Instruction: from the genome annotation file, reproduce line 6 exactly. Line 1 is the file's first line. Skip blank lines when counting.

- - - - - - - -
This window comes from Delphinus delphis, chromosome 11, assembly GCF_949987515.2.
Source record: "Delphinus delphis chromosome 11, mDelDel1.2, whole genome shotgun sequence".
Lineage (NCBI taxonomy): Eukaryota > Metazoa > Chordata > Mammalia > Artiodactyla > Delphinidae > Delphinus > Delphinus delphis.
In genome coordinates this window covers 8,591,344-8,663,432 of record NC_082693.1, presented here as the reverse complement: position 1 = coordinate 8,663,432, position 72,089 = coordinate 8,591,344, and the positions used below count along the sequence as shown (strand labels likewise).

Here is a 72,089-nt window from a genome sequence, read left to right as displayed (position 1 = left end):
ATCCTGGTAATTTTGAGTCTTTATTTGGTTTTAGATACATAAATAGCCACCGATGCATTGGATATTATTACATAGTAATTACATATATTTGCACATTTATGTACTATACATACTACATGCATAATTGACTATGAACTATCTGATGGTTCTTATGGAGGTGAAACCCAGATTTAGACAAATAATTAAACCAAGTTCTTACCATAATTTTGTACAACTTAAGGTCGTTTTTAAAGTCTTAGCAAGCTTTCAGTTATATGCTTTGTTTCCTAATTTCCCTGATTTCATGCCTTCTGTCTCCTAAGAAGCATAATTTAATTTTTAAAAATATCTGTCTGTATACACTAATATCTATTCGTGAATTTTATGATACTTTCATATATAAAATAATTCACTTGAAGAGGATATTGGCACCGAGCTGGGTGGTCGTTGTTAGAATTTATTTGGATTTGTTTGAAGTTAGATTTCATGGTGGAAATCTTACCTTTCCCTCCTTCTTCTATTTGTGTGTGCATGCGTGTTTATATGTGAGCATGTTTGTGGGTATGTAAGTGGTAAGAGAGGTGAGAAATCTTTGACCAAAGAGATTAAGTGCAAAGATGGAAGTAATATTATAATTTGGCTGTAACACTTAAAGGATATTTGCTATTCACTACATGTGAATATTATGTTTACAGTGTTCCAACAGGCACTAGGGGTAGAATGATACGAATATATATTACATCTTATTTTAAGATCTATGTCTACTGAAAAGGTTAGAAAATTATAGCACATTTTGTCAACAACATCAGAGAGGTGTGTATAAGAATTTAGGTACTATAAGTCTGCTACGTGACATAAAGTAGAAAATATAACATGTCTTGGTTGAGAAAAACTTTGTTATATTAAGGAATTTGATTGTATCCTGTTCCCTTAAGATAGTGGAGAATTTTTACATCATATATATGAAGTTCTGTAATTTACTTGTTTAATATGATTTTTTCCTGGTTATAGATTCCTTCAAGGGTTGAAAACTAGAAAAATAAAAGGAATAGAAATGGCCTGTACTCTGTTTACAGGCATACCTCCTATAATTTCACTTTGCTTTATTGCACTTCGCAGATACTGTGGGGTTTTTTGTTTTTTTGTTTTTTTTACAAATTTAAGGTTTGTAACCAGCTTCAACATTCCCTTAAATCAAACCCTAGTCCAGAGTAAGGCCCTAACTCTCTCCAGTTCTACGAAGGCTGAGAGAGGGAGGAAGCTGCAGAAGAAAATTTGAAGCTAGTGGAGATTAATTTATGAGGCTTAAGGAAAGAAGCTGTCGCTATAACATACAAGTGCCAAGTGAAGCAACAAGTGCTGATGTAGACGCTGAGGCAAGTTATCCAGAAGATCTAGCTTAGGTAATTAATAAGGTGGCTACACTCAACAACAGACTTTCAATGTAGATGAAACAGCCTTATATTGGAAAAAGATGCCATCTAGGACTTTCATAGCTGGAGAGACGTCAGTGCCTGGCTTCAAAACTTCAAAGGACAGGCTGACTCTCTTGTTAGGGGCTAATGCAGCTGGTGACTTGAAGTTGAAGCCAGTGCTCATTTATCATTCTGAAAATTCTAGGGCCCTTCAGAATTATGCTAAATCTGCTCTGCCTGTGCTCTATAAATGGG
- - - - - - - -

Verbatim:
ATCCTGGTAATTTTGAGTCTTTATTTGGTTTTAGATACATAAATAGCCACCGATGCATTGGATATTATTACATAGTAATTACATATATTTGCACATTTATGTACTATACATACTACATGCATAATTGACTATGAACTATCTGATGGTTCTTATGGAGGTGAAACCCAGATTTAGACAAATAATTAAACCAAGTTCTTACCATAATTTTGTACAACTTAAGGTCGTTTTTAAAGTCTTAGCAAGCTTTCAGTTATATGCTTTGTTTCCTAATTTCCCTGATTTCATGCCTTCTGTCTCCTAAGAAGCATAATTTAATTTTTAAAAATATCTGTCTGTATACACTAATATCTATTCGTGAATTTTATGATACTTTCATATATAAAATAATTCACTTGAAGAGGATATTGGCACCGAGCTGGGTGGTCGTTGTTAGAATTTATTTGGATTTGTTTGAAGTTAGATTTCATGGTGGAAATCTTACCTTTCCCTCCTTCTTCTATTTGTGTGTGCATGCGTGTTTATATGTGAGCATGTTTGTGGGTATGTAAGTGGTAAGAGAGGTGAGAAATCTTTGACCAAAGAGATTAAGTGCAAAGATGGAAGTAATATTATAATTTGGCTGTAACACTTAAAGGATATTTGCTATTCACTACATGTGAATATTATGTTTACAGTGTTCCAACAGGCACTAGGGGTAGAATGATACGAATATATATTACATCTTATTTTAAGATCTATGTCTACTGAAAAGGTTAGAAAATTATAGCACATTTTGTCAACAACATCAGAGAGGTGTGTATAAGAATTTAGGTACTATAAGTCTGCTACGTGACATAAAGTAGAAAATATAACATGTCTTGGTTGAGAAAAACTTTGTTATATTAAGGAATTTGATTGTATCCTGTTCCCTTAAGATAGTGGAGAATTTTTACATCATATATATGAAGTTCTGTAATTTACTTGTTTAATATGATTTTTTCCTGGTTATAGATTCCTTCAAGGGTTGAAAACTAGAAAAATAAAAGGAATAGAAATGGCCTGTACTCTGTTTACAGGCATACCTCCTATAATTTCACTTTGCTTTATTGCACTTCGCAGATACTGTGGGGTTTTTTGTTTTTTTGTTTTTTTTACAAATTTAAGGTTTGTAACCAGCTTCAACATTCCCTTAAATCAAACCCTAGTCCAGAGTAAGGCCCTAACTCTCTCCAGTTCTACGAAGGCTGAGAGAGGGAGGAAGCTGCAGAAGAAAATTTGAAGCTAGTGGAGATTAATTTATGAGGCTTAAGGAAAGAAGCTGTCGCTATAACATACAAGTGCCAAGTGAAGCAACAAGTGCTGATGTAGACGCTGAGGCAAGTTATCCAGAAGATCTAGCTTAGGTAATTAATAAGGTGGCTACACTCAACAACAGACTTTCAATGTAGATGAAACAGCCTTATATTGGAAAAAGATGCCATCTAGGACTTTCATAGCTGGAGAGACGTCAGTGCCTGGCTTCAAAACTTCAAAGGACAGGCTGACTCTCTTGTTAGGGGCTAATGCAGCTGGTGACTTGAAGTTGAAGCCAGTGCTCATTTATCATTCTGAAAATTCTAGGGCCCTTCAGAATTATGCTAAATCTGCTCTGCCTGTGCTCTATAAATGGG